Obama Stammers, ‘No, I, I, I, I, I…’ Sticking
Up for Axelrod

compliments TM.com reader “Piper”

The Bhutto assassination has the potential
to be a game changer
. The volatility of foreign affairs and Obama’s lack
of accomplishments (or interest in running his own committee on them) makes Axelrod’s statement
all the more dangerous for his candidate. That became clear last night. So when
I watched Barack Obama on CNN’s “Larry King Live,” it was hard to
comprehend what was happening. What
a spectacle
. I couldn’t believe my eyes or ears. After an abominable day,
Mr. Obama came apart when Wolf Blitzer asked him a simple question about Axelrod.

Wolf Blitzer was standing in for King. At one point in the interview Wolf begins
to ask Mr. Obama about Axelrod’s panicked statement that had him blaming Clinton
for Bhutto’s death. Obama knew what was coming and obviously didn’t want Blitzer
to ask the question; hoping he could deter the news anchor from covering the
story that was all the buzz yesterday. As I watched it all unravel, I couldn’t
help but wonder why Obama didn’t just distance himself from Axelrod’s indefensible
statement, like Clinton continually has been made to do when people around her
make mistakes. But instead, Obama walked waste deep into the mess, owning it himself and sticking up for
Mr. Axelrod, when a simple apology would have been the smarter and classier
thing to do. But no, instead Obama turned obstinate and stubbornly got his back
up. It was a huge mistake on a day filled with amateur turns.

Sweet of the Sun Times
nails the quote and the context, but also nails Obama, as
he stuttered and stammered, trying to shut Wolf up, though to no avail. It was
a campaign classic.

Blitzer asked, “Your chief political strategist, David Axelrod, causing
some commotion out there today with his comments about Hillary Clinton, and
blaming her—at least some are interpreting it this way—blaming
her in part for a series of events that resulted in Benazir Bhutto’s assassination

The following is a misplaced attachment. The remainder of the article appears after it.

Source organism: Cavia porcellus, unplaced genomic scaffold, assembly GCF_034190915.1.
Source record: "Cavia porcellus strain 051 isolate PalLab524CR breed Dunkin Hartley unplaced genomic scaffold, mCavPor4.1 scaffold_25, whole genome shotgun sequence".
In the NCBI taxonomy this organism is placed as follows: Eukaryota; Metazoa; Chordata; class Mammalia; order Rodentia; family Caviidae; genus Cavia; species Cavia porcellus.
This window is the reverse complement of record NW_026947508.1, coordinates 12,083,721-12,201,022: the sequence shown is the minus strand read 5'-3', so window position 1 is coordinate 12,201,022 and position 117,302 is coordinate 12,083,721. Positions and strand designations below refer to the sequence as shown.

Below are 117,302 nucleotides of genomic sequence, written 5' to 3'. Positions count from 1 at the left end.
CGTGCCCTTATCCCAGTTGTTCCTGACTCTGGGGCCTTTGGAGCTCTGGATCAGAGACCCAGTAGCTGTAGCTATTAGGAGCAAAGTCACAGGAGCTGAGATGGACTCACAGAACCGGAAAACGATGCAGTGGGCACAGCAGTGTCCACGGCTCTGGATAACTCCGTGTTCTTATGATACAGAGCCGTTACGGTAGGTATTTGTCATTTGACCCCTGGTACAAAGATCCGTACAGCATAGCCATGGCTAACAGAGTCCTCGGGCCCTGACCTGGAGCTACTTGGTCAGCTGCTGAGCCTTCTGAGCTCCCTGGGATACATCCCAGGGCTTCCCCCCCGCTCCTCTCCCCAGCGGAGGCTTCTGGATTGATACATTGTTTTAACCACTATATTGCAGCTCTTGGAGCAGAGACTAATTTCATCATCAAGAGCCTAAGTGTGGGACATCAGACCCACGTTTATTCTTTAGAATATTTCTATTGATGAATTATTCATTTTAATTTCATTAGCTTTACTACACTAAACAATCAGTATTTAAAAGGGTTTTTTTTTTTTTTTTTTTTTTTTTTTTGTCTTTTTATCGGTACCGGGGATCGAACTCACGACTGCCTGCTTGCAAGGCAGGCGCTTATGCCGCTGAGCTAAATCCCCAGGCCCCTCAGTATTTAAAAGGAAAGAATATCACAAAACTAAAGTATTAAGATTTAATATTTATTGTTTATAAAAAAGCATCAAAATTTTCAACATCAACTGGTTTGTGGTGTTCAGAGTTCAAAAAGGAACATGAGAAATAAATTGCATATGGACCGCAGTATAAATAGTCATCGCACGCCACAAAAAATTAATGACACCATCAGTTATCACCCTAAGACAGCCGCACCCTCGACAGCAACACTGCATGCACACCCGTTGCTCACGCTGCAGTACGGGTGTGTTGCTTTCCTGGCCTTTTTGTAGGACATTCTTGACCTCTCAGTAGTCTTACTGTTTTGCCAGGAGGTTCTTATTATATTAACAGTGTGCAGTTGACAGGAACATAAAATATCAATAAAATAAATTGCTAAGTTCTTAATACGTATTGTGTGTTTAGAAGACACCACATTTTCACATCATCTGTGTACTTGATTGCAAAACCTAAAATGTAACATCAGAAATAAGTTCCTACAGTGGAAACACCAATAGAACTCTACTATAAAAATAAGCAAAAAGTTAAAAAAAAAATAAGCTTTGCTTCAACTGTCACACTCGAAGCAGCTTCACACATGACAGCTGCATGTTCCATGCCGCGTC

today. Let me read to you what he said.”

Obama replied—and I think I nailed the quote here—“No,
I, I, I, I, I have to, I heard, I heard, I don’t need it, I don’t need
to hear what you read because I was, I overheard it when he said it, and this
is one of those situations where Washington is putting a spin on it. It makes
no sense whatsoever.”

(Might you wonder what “I overheard it” means? One should
not read this literally. Obama was not standing near Axelrod when he was talking
to reporters after the speech. A bunch of reporters were interviewing Axelrod
near the press risers at the back of the hall.)

Blitzer continued, “Tell us what he meant. Tell us what he meant.”

Obama said, “He was—he was—he was asked very specifically
about the argument that the Clinton folks were making that somehow this was
going to change the dynamic of politics in Iowa.

(At this point it was the reporter making the argument–asking if the
assassination would bring the campaigns more to foreign policy and “that’s
been more Hillary Clinton’s sort of strength, is that is that…that’s
what the Clinton campaign will say, that this plays right into her strength.”)

Obama: “Now, first of all, that shouldn’t have been the question.”

(Disputing a question is a technique Obama has used in the presidential
debates when confronted with being asked something he did not want to specifically
have to respond to.)
… ..

Obama says, “No, I, I, I, I,